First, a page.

6. My unqualified guess’d be that using that auth scheme even without a cert allows for beter network/load/user management and maybe better client hopping between APs.

    I assume just using normal WPA2/3 all those information stay at the individual APs. Using “WPA2/3 Enterprise” delivers those information to the RADIUS server instead were they can be analyzed etc.

  7. I think you might need to study up a bit more on WiFi security before publishing an article on it. In a well designed network there should never be a need for a client to configure very much. There are many methods to automate all of that. Also, on the TLS side of things, remember that the “require CA Certificate” is from the client perspective not the wireless network. All you are doing is telling your client that it does not need to validate the certificate it receives from the network. This is common when an organization is using a self signed or locally signed cert (i.e. do you care if the cert is signed by an untrusted CA). The most common use for EAP-TLS is when I have a network and I want to ensure that only devices owned by me can join it. This is commonly used in networks with handheld data collection devices like inventory scanners. These devices often do not have a full UI making it hard to enter credentials so we just upload a certificate to the device which proves to the network that the device is authorized by us to enter the network. It also acts as the traffic encryption method without entering easily compromised static keys. If we automate certificate distribution we can easily expired lost or stolen devices. There are provisioning systems that can validate the software uploaded to a device and then sign it with a certificate. These devices will often be able to verify the code and will delete the cert if the software is compromised or altered.

    As you touched upon a little bit, it is also common in corporate networks to have devices signed by their Windows domain during commissioning as additional insurance that the device is owned by the corporation or at least authorized to be in the domain. We often use the presence or absence of the cert to tell us whether a device belongs on the internal network or should be steered into a BYOD or guest network. If you wanted to get really fancy with it you can use certs to put devices into different security groups with different access controls on the same wireless BSSID. For example you finance people and your HR people could have different resource access rules since I can ID the user by the certificate they were issued during commissioning. When combined with single sign on mechanisms for user credentials you end up with a very powerful way to know who is on your network AND confirming they are using an authorized device to access it.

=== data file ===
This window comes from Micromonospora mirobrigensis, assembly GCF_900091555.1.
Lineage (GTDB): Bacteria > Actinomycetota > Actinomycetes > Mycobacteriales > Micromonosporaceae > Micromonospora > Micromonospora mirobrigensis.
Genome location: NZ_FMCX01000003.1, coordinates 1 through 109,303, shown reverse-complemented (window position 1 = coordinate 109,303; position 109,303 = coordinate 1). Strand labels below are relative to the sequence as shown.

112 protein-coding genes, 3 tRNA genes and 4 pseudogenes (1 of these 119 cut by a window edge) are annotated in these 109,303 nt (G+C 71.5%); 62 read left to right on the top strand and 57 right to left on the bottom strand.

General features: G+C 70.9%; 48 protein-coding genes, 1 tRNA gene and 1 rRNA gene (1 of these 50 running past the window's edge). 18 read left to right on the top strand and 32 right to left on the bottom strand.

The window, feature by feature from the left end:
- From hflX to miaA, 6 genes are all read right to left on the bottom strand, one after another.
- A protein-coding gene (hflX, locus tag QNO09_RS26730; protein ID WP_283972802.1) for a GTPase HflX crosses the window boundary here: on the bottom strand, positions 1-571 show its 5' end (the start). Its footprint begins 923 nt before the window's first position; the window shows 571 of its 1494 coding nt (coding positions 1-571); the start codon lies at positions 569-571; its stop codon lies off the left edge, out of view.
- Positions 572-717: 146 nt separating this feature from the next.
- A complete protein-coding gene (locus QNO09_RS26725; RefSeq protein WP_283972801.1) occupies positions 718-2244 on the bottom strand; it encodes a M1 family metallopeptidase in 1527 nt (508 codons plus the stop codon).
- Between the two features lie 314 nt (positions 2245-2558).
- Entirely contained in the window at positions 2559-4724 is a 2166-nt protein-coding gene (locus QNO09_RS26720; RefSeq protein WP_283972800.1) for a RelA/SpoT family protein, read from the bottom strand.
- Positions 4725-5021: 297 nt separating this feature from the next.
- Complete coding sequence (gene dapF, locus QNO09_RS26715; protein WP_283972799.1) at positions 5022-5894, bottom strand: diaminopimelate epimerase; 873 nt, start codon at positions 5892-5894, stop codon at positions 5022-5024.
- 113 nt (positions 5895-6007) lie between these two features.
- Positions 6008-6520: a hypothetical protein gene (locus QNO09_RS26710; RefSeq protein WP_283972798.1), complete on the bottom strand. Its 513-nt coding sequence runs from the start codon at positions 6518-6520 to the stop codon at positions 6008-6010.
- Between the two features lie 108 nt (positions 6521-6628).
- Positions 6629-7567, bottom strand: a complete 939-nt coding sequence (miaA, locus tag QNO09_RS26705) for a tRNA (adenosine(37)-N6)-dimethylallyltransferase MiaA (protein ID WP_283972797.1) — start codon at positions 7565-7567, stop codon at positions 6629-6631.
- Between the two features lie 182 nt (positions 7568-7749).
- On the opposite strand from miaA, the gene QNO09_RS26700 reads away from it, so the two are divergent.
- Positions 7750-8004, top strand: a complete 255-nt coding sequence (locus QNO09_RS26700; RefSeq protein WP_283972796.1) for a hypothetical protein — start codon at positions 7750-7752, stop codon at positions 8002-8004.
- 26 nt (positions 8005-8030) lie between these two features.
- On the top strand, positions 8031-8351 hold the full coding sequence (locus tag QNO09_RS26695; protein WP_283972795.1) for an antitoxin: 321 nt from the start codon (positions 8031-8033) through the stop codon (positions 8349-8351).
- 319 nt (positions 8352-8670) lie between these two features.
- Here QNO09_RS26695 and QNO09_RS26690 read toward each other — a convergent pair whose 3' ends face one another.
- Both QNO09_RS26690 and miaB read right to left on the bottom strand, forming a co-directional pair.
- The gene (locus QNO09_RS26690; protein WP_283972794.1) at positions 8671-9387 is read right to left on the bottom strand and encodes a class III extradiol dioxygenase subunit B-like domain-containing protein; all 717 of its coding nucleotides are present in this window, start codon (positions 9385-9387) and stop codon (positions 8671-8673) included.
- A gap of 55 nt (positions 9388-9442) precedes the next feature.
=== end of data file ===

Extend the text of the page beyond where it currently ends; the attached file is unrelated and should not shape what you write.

In a properly designed enterprise wi-fi network it is often possible to not ask the user for anything at all to join the wireless corporate network and at most maybe a EUA splash for the guest network.

  8. Now, I know your article is mainly about event networks. In that use case I cannot see the need to jump through all the TLS and other hoops when you are allowing absolutely anyone join your network. There is really no expectation of security in an event network unless you really want to keep non-participants out of the network. In that case, the best method is either an onboarding process that somehow validates who you are or a simple code printed on a ticket or badge. Anyone making you go through all of those options does not really know how to build a user friendly network environment.

    1. Assuming you trust the network operator and configure your client correctly, these event networks *are* actually secure. Clients are fully isolated (so no rogue ARP/DHCP/DNS shenanigans), the network you are connecting to is authenticated, and if you have protected management frames enabled, it even prevents deauth attacks.

    2. Even when you want everybody to be able to “join” the network, the important security difference between using WPA-PSK vs. WPA-Enterprise is this:

      – With WPA-PSK, all connected users will be able to interfere* with other users traffic.
      – With WPA-Enterprise, they can’t.

      *With interfere, I mean intercept/decrypt/MITM,etc., not performing a DoS, etc…

      With other words, the network operators are trying to protect their normal users against malicious users by implementing a mitigation against an entire class of attacks.

  9. This is suppose to be a hacker camp? Its not difficult to setup Cisco ISE on a VM on eval and provide every guest user a set of unique credentials for PEAP authentication. They can go one step further and get a paid cert on their ISE so people can check off that “validate certificate” box.

    wpa2 personal is not as secure if sharing same credentials with every guest user .
    wpa2 enterprise using peap is lot more secure.
    wpa2 enterprise with eap-ttls most secure